Opinions expressed are solely those of the author and do not reflect the views of Rolling Stone editors or publishers.
China’s internet does not contain many popular sites found in the rest of the world. For years, strong censorship provisions and interception protocols allowed massive firewalls to block most Western websites and applications. Thus, China does not have the same popular apps we use so often in the U.S. In the absence of established apps, a super app was created in China — WeChat — one of the world’s most prominent data collectors that software companies worldwide are watching.
WeChat combines almost every single app in one. Instead of having various applications for specific uses (i.e., Facebook, WhatsApp, iMessage, Tinder, Venmo, Instacart, ZocDoc, DoorDash), Chinese citizens access all those services through WeChat, without ever leaving the app.
In a video segment, the New York Times once referred to WeChat as a distinctive creature in its own unique lagoon (China’s internet), waiting to be released into the ocean (the rest of the worldwide internet). If WeChat is released globally, it could potentially threaten the aforementioned single-solution apps with its advanced technology and strong and large user base.
The concept of WeChat is not so different from what’s happening in the cannabis technology lagoon created by the ongoing U.S. federal versus state cannabis legalization conflict. Because the federal government has not yet legalized cannabis, most traditional technology companies have been averse to serving cannabis clients and creating cannabis technology solutions within their established frameworks. This void of traditional offerings has led to the rise of many cannabis technology solutions, some of which, like WeChat, bring unique technology and an established client base as they wait to be released into the ocean of traditional tech competition after potential U.S. federal legalization.
Since states legalized first, the federal government would likely need to play catch-up if decriminalized at the federal level, which is part of the goal of the recently introduced Cannabis Administration and Opportunity Act (CAO). This bill, penned by Senators Chuck Schumer, Cory Booker and Ron Wyden, in addition to seeking federal legalization in the U.S., aims to address other industry-critical issues, including decriminalization, social equity, taxation, regulation, consumer safety, reform of banking laws, investment in research, authorized medical use access to veterans and interstate commerce.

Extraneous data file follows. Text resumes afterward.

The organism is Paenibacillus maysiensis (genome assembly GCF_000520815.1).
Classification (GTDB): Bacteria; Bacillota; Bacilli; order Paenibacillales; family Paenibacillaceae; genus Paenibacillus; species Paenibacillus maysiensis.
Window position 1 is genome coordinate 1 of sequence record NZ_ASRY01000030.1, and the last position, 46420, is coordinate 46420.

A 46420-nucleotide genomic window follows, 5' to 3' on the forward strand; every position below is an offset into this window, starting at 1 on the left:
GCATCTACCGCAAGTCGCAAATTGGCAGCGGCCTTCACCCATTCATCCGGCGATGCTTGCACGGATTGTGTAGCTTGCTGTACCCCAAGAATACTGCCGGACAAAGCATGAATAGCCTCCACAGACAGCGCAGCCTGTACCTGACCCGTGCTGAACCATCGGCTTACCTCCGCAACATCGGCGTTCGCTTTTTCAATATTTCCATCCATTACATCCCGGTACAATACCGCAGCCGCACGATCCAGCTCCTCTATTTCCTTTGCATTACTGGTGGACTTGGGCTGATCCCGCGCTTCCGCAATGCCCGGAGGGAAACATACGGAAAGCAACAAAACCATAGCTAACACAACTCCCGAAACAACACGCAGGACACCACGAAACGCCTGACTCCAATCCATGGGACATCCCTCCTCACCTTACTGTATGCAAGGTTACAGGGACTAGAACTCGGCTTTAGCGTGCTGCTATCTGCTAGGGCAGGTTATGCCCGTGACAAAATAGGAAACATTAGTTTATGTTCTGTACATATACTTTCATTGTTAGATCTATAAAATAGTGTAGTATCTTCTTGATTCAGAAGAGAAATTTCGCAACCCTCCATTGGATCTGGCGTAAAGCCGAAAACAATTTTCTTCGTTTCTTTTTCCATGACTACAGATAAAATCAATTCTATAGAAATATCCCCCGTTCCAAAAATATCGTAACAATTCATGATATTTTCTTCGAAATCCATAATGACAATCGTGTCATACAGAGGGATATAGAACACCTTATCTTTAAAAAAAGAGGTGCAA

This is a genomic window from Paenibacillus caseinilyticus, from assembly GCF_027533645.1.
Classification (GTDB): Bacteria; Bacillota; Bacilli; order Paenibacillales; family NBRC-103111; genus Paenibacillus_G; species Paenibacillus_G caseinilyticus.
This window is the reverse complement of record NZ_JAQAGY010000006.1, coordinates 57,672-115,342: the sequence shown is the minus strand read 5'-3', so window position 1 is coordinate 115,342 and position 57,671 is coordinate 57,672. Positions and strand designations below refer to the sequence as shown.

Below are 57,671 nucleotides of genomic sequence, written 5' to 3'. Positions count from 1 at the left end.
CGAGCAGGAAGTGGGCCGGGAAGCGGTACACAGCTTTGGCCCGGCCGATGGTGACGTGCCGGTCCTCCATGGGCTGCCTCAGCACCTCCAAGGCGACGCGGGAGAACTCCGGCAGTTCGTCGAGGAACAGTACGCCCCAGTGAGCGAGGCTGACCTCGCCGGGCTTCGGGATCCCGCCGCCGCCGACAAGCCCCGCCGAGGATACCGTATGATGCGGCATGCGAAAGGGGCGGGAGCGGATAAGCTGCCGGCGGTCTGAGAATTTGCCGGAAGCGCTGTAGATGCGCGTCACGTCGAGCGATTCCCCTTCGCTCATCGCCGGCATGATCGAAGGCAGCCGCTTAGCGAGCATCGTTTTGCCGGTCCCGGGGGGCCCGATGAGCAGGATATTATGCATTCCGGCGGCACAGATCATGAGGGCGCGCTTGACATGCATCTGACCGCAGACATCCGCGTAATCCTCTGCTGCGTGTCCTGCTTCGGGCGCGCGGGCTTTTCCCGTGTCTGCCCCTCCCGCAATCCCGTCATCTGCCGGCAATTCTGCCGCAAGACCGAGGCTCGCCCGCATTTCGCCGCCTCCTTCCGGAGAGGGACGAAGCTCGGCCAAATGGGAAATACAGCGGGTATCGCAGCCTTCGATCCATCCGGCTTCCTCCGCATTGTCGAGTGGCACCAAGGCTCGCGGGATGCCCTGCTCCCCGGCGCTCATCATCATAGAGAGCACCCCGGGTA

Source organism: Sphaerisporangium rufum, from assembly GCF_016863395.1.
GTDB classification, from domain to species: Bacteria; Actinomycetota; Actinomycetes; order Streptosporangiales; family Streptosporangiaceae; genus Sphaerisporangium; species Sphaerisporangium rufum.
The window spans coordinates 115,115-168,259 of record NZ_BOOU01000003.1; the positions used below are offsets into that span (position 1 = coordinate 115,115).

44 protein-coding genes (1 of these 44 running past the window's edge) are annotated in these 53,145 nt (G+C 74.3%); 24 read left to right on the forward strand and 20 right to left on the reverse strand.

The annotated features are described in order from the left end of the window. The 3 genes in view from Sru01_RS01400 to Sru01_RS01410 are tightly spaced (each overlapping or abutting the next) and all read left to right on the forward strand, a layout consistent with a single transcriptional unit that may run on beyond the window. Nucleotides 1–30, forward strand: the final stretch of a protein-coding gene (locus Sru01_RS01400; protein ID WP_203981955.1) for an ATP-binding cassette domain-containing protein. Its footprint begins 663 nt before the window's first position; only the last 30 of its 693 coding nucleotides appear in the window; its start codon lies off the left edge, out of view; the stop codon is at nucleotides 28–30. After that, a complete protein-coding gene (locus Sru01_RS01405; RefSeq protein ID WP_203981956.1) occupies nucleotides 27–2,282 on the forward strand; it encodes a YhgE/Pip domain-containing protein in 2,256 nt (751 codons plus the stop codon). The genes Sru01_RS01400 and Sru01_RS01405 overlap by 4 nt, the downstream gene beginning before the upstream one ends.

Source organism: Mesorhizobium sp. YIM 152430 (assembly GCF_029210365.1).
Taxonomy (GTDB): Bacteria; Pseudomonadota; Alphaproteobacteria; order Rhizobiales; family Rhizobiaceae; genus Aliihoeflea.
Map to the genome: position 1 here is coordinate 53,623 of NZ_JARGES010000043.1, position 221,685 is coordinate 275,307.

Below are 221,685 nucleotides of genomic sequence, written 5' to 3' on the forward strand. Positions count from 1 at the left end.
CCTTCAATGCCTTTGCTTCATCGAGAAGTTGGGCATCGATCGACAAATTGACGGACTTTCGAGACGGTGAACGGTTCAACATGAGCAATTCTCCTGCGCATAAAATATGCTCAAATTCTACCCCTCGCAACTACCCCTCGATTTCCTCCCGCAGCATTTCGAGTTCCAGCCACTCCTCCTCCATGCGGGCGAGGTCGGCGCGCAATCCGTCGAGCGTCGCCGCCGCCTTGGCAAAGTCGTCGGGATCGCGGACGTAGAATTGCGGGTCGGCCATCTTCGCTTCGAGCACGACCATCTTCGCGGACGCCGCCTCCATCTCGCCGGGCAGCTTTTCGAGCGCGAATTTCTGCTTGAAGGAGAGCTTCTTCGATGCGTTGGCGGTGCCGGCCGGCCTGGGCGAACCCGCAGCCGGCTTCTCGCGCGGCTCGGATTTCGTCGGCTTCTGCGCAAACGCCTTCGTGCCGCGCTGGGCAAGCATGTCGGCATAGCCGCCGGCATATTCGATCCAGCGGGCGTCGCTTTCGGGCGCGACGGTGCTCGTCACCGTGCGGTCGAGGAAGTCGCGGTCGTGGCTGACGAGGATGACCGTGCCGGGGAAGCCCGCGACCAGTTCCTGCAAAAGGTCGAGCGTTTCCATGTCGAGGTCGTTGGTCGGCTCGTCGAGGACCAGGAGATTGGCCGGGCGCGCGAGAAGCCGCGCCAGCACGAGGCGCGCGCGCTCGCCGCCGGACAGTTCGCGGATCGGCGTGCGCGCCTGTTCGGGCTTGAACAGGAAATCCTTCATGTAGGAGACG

While many cannabis technology and ancillary solutions exist solely to remedy issues caused by the lack of federal legalization, others have been preparing for this inflection point in the industry. From my perspective, the industry should prioritize the creation of an ecosystem of cannabis business tools that offer a one-stop tech solution for any cannabis operator seeking to launch a startup or grow their existing operation in the current and legal future. Cannabis ecosystems could be “released” to the rest of the legalized country, providing cannabis operators in freshly legal markets with the advantage of adopting the already developed and trusted offerings.
In this way, these cannabis technology businesses are like WeChat — distinctive creatures in a unique lagoon, waiting to be released into the more immense ocean. Also, like WeChat, these businesses have developed valuable and innovative offerings and already gained a strong and loyal client base. The creatures who have been comfortably living in the traditional ocean where cannabis is not yet legal will have to work around the unique “lagoon” ecosystems once merged.
There are steps that cannabis businesses operating in legal markets can take to make the crucial decision of what technologies upon which they can rely today. As they consider their business in the potential post-legal world, it is imperative to leverage a cannabis technology ecosystem that can support them now and at the inflection point of potential federal legalization.
Cannabis businesses should consider technologies that will scale with them as they grow, or they risk potentially losing to competition in the future. Given the developing nature of the industry, brands should continually evaluate their technology to ensure continued compliance, future abidance by regulations and that their tools fit with their brand’s goals and mission.
By constructing such an ecosystem, cannabis businesses looking to propel their companies would be able to adopt these future-forward cannabis technology offerings in our own cannabis tech “lagoon.”